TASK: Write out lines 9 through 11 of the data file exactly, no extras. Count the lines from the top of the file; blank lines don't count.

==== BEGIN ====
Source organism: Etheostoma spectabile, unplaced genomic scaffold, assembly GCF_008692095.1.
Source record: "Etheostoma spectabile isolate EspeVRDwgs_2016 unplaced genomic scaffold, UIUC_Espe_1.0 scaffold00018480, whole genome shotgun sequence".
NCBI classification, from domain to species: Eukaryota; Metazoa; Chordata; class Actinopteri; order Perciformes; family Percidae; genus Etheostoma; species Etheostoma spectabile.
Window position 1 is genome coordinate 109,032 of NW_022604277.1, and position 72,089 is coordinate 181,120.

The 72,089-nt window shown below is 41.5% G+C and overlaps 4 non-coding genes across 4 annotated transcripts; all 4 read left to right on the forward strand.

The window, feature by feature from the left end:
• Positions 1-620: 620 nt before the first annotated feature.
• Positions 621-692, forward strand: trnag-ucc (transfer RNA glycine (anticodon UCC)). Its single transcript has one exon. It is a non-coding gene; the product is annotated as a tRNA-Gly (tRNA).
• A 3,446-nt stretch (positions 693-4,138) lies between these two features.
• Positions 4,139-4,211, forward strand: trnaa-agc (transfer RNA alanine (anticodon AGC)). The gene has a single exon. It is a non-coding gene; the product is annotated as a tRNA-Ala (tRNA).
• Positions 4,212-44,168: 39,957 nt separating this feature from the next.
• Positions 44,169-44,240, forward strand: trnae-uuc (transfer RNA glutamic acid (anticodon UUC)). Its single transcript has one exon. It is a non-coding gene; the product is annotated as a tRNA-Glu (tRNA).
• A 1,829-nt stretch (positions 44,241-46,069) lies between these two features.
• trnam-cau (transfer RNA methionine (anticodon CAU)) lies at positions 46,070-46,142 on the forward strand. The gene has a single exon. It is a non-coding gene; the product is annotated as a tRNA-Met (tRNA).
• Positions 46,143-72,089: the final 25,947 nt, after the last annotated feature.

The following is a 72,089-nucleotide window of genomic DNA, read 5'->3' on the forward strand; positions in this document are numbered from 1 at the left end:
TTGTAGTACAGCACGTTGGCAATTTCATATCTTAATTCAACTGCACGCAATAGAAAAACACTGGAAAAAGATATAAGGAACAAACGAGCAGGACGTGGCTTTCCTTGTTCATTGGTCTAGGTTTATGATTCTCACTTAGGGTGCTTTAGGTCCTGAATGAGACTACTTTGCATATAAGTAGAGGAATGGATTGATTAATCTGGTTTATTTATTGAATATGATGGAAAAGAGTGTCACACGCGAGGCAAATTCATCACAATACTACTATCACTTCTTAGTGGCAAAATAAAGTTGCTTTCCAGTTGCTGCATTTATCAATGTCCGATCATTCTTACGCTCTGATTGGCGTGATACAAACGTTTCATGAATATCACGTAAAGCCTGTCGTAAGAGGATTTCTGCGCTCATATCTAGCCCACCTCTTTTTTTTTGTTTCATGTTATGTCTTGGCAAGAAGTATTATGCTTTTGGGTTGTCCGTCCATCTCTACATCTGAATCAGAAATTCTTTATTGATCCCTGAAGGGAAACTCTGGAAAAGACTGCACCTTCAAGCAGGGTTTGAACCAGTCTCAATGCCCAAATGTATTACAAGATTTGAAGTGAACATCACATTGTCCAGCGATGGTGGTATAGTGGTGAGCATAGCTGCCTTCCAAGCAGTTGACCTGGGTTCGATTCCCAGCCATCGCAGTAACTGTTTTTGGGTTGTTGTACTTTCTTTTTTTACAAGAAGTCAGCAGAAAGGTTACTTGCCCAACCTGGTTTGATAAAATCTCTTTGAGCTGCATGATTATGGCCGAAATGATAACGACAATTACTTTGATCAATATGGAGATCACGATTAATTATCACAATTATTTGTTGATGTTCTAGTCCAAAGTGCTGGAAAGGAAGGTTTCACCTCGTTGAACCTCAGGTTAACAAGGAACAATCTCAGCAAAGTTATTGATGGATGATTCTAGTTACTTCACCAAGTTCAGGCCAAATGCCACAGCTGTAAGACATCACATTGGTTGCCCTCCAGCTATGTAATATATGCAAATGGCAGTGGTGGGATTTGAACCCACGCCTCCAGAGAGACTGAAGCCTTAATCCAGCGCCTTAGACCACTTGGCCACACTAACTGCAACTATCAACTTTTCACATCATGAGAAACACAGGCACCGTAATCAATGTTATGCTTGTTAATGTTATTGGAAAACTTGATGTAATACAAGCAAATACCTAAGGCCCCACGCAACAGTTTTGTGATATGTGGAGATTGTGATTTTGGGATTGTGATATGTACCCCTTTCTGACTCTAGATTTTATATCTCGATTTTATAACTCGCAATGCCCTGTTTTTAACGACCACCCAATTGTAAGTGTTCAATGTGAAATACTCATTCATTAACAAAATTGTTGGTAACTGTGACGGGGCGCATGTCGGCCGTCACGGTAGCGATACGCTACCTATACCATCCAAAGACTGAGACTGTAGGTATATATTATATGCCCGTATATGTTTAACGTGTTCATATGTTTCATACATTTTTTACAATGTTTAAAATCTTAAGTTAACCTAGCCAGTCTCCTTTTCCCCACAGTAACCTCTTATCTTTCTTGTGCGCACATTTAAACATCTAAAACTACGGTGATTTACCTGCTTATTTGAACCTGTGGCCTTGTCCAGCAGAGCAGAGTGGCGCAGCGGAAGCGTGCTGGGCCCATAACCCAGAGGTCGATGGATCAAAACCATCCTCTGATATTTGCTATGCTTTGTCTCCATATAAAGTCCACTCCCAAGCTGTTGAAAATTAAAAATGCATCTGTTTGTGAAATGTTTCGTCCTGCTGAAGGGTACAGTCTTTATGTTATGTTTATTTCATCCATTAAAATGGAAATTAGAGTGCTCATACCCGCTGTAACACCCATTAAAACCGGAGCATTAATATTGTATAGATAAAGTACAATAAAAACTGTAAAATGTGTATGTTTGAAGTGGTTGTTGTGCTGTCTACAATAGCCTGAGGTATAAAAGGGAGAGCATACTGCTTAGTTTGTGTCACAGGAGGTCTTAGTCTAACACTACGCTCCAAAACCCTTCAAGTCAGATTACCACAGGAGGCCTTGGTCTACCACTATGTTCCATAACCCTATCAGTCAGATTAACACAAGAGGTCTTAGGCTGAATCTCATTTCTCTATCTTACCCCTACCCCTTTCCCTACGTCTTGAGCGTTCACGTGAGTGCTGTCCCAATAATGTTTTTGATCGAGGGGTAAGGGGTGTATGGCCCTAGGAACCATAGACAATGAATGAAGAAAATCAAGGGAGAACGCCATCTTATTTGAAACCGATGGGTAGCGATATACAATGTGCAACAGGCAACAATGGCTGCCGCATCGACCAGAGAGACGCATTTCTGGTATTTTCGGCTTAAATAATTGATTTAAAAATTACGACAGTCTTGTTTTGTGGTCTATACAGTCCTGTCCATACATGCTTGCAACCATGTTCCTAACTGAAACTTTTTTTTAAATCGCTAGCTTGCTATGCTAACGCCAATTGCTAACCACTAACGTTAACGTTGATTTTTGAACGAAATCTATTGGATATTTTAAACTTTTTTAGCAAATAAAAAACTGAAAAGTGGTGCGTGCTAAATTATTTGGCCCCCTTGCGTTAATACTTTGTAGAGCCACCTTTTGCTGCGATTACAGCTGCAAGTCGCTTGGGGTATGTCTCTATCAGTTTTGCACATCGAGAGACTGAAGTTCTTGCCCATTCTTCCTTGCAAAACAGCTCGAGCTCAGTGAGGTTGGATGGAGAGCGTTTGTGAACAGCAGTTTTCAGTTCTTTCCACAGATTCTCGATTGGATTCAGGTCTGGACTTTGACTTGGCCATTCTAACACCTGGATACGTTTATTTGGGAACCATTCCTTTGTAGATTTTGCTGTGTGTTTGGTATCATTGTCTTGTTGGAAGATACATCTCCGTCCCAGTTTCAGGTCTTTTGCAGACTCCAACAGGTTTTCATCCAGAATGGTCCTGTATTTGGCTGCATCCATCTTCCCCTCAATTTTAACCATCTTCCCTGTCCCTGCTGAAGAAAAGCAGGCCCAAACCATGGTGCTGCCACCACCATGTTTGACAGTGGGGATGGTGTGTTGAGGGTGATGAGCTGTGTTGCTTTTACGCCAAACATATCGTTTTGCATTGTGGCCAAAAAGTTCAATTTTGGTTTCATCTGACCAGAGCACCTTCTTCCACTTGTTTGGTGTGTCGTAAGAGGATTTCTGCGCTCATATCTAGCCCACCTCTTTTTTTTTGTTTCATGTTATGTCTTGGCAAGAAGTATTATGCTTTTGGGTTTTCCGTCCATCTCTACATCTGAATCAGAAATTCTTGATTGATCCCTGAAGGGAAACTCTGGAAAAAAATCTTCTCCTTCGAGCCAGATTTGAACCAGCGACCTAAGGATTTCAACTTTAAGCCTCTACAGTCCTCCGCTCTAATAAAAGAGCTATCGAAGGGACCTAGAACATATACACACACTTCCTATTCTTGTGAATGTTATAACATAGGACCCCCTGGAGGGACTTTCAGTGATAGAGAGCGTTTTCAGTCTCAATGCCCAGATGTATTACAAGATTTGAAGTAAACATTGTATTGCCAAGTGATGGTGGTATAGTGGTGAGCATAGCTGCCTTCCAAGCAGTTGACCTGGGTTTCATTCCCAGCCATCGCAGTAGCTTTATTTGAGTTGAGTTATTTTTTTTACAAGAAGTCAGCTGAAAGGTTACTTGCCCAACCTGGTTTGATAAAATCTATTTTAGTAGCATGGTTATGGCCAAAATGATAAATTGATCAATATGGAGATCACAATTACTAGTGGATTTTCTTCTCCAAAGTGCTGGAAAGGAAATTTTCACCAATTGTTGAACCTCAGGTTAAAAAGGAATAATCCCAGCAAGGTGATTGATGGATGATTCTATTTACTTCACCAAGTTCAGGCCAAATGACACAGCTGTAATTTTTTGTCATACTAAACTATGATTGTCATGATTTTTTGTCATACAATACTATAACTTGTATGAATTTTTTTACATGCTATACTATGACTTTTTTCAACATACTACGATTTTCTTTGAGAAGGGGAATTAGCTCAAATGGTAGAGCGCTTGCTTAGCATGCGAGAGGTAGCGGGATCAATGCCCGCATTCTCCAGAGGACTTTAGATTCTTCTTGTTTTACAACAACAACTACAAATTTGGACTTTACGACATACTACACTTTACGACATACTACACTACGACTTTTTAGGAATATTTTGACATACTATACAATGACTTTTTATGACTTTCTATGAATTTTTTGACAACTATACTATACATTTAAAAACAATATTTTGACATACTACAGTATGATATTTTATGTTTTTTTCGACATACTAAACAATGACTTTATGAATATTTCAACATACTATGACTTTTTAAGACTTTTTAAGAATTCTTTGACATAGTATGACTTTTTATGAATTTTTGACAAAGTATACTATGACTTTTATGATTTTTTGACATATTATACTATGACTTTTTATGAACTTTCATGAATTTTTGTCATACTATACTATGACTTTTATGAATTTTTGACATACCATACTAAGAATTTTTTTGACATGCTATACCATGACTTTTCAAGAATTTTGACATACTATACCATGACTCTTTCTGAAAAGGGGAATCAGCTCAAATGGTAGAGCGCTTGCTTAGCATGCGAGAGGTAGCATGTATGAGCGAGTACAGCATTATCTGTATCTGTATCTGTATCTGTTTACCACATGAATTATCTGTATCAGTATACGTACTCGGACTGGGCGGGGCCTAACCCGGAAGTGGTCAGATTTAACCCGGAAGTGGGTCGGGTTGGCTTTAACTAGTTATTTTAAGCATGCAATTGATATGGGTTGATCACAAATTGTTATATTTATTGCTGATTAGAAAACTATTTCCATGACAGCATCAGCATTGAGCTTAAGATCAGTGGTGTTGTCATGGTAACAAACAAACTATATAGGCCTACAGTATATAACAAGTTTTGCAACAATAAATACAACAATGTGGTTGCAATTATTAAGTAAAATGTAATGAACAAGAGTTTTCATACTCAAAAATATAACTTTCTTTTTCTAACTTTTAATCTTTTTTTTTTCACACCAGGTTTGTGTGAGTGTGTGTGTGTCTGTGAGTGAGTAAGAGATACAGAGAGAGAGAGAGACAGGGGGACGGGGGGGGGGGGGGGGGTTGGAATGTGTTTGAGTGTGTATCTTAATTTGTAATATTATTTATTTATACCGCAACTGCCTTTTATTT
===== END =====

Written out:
• A 3,446-nt stretch (positions 693-4,138) lies between these two features.
• Positions 4,139-4,211, forward strand: trnaa-agc (transfer RNA alanine (anticodon AGC)). The gene has a single exon. It is a non-coding gene; the product is annotated as a tRNA-Ala (tRNA).
• Positions 4,212-44,168: 39,957 nt separating this feature from the next.